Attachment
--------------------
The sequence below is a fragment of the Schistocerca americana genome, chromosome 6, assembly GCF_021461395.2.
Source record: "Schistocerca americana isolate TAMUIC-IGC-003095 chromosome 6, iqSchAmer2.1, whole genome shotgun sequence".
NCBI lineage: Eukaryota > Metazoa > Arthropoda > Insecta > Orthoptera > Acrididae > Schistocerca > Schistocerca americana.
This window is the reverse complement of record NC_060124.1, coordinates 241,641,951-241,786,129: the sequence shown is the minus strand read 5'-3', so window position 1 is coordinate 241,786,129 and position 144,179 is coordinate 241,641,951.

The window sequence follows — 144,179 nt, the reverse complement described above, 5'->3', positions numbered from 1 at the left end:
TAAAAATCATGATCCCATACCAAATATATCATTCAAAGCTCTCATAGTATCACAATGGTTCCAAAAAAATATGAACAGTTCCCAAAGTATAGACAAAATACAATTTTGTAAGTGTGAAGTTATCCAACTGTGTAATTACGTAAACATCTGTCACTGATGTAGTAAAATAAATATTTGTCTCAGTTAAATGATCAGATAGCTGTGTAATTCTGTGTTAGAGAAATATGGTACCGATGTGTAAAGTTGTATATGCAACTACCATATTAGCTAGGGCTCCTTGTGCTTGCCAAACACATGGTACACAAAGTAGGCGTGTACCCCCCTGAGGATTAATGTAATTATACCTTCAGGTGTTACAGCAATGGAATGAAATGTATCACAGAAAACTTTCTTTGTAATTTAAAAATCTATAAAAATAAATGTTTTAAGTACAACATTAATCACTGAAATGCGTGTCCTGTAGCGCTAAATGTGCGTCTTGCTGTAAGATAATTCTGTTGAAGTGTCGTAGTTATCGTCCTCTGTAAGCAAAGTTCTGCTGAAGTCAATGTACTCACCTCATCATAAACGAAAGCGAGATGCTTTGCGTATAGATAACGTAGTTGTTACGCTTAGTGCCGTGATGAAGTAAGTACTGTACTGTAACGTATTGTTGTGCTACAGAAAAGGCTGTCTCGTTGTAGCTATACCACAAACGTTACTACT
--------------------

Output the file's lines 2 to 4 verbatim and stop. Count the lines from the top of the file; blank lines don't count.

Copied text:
Source record: "Schistocerca americana isolate TAMUIC-IGC-003095 chromosome 6, iqSchAmer2.1, whole genome shotgun sequence".
NCBI lineage: Eukaryota > Metazoa > Arthropoda > Insecta > Orthoptera > Acrididae > Schistocerca > Schistocerca americana.
This window is the reverse complement of record NC_060124.1, coordinates 241,641,951-241,786,129: the sequence shown is the minus strand read 5'-3', so window position 1 is coordinate 241,786,129 and position 144,179 is coordinate 241,641,951.